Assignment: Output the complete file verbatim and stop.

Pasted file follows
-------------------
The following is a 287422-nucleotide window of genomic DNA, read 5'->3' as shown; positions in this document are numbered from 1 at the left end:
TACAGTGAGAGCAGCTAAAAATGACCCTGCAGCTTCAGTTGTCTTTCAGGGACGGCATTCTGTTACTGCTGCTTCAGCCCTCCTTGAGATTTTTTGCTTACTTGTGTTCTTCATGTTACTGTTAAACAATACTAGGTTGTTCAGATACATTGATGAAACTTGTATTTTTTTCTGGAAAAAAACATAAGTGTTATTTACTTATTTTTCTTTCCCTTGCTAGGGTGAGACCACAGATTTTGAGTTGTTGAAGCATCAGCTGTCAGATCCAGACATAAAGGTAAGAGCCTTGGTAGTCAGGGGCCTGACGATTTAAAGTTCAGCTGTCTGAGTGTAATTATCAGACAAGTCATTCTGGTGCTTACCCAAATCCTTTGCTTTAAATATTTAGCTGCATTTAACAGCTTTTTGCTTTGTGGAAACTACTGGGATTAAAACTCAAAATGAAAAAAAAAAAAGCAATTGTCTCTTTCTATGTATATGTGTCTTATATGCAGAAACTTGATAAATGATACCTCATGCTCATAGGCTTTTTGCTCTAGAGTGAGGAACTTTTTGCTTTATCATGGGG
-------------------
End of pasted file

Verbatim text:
The following is a 287422-nucleotide window of genomic DNA, read 5'->3' as shown; positions in this document are numbered from 1 at the left end:
TACAGTGAGAGCAGCTAAAAATGACCCTGCAGCTTCAGTTGTCTTTCAGGGACGGCATTCTGTTACTGCTGCTTCAGCCCTCCTTGAGATTTTTTGCTTACTTGTGTTCTTCATGTTACTGTTAAACAATACTAGGTTGTTCAGATACATTGATGAAACTTGTATTTTTTTCTGGAAAAAAACATAAGTGTTATTTACTTATTTTTCTTTCCCTTGCTAGGGTGAGACCACAGATTTTGAGTTGTTGAAGCATCAGCTGTCAGATCCAGACATAAAGGTAAGAGCCTTGGTAGTCAGGGGCCTGACGATTTAAAGTTCAGCTGTCTGAGTGTAATTATCAGACAAGTCATTCTGGTGCTTACCCAAATCCTTTGCTTTAAATATTTAGCTGCATTTAACAGCTTTTTGCTTTGTGGAAACTACTGGGATTAAAACTCAAAATGAAAAAAAAAAAAGCAATTGTCTCTTTCTATGTATATGTGTCTTATATGCAGAAACTTGATAAATGATACCTCATGCTCATAGGCTTTTTGCTCTAGAGTGAGGAACTTTTTGCTTTATCATGGGG